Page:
"Tomorrow, a new era commences". With these words Premier Ian Smith of Rhodesia called on?
SV: ministers talking in chamber with Premier Ian Smith walking in.
SV: members seated
GV: speaker and attendants entering chamber.
SV: Mace being placed on table.
SV: Mr Smith ZOOM TO CU.
SV: spectators in gallery.
GV: Mr Smith rises from seat and walks to table with members applauding.
Black member of parliament seated.
GV: Mr. Smith addressing Parliament and returns to seat with colleague shaking hands.
GV: Speaker announcing closing of Parliament. Speaker and attendant leaving chamber with MPs standing.
Script is copyright Reuters Limited. All rights reserved
Background: "Tomorrow, a new era commences". With these words Premier Ian Smith of Rhodesia called on his countrymen to face a new future under predominantly black rule. He spoke at the last session of the white-dominated Parliament in Salisbury.
SYNOPSIS: Rhodesia's Parliament, symbol to many of minority racial supremacy, officially ceased to exist on Wednesday (28 February). Fifty white members and sixteen black members assembled for the final session, and unless there is an emergency in the country they will not return until after one man one-vote elections are held in April. The pool will practically reverse the content of the House with 72 black members far outnumbering 28 white members. Premier Ian Smith delivered the final speech.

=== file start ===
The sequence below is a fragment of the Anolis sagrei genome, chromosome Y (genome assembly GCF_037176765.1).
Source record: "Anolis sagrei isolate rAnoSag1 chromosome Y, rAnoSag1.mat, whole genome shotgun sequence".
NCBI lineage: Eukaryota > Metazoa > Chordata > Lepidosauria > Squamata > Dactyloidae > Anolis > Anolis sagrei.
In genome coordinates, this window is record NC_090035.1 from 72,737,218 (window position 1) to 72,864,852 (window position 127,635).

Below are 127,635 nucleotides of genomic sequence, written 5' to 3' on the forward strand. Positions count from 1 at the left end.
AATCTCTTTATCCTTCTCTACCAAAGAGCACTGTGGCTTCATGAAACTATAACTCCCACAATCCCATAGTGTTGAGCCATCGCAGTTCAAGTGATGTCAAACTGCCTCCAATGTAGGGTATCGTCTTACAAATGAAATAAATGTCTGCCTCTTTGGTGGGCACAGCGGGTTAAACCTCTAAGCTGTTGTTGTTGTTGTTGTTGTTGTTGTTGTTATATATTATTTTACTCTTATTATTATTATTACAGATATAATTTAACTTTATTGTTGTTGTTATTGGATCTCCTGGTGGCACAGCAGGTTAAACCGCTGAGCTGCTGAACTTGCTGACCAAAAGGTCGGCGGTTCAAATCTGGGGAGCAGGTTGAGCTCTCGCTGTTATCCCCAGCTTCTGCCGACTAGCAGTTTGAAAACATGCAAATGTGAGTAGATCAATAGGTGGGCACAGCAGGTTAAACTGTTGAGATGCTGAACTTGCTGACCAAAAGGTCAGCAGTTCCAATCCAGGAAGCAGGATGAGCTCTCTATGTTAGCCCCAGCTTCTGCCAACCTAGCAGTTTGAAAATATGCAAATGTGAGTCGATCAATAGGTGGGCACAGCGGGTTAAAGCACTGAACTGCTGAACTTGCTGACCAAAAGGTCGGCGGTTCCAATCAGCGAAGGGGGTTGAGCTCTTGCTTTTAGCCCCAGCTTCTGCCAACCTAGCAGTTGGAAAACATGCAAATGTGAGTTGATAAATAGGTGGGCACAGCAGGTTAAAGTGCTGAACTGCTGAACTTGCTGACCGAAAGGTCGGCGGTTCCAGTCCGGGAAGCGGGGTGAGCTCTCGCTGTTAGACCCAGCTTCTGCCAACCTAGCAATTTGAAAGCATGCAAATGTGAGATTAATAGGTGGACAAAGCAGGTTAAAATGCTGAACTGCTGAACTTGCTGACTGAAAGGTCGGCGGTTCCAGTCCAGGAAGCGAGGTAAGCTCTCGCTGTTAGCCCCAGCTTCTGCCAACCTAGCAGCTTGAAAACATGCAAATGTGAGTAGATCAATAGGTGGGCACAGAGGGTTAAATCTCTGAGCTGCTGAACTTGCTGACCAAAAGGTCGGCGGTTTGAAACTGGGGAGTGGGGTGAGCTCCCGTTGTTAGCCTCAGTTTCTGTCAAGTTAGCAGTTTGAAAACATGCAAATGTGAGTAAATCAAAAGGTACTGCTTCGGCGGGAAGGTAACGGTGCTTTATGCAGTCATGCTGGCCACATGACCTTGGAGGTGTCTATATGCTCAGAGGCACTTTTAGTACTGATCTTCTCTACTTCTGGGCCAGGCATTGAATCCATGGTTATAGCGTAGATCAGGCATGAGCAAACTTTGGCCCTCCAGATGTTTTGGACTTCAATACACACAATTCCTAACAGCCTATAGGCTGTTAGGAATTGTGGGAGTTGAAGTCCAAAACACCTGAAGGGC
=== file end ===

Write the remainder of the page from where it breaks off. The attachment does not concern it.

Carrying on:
Mr Ian Smith led his countrymen to independence in 1965 when he unilaterally declared independence from Britain. But, faced with ever-increasing war, he has worked out with three Rhodesia-based nationalist leaders a new constitution which accepts universal suffrage and officially ends racial discrimination.
Mr Smith told the assembly that under the new constitution Rhodesians are ending a great and proud era, and beginning a new one. He called on them to dedicate themselves to the future.
Before the House rose Mr Smith spent much time attacking what he called the treachery of Britain, which he said had betrayed Rhodesia, giving its colony no option but to seize its independence and henceforth pursue a lonely course in world affairs. But as the parliamentarians left to face the electorate at the polls, the war continued against those nationalist groups based outside Rhodesia that have refused to accept the new constitution under which the vote will be held.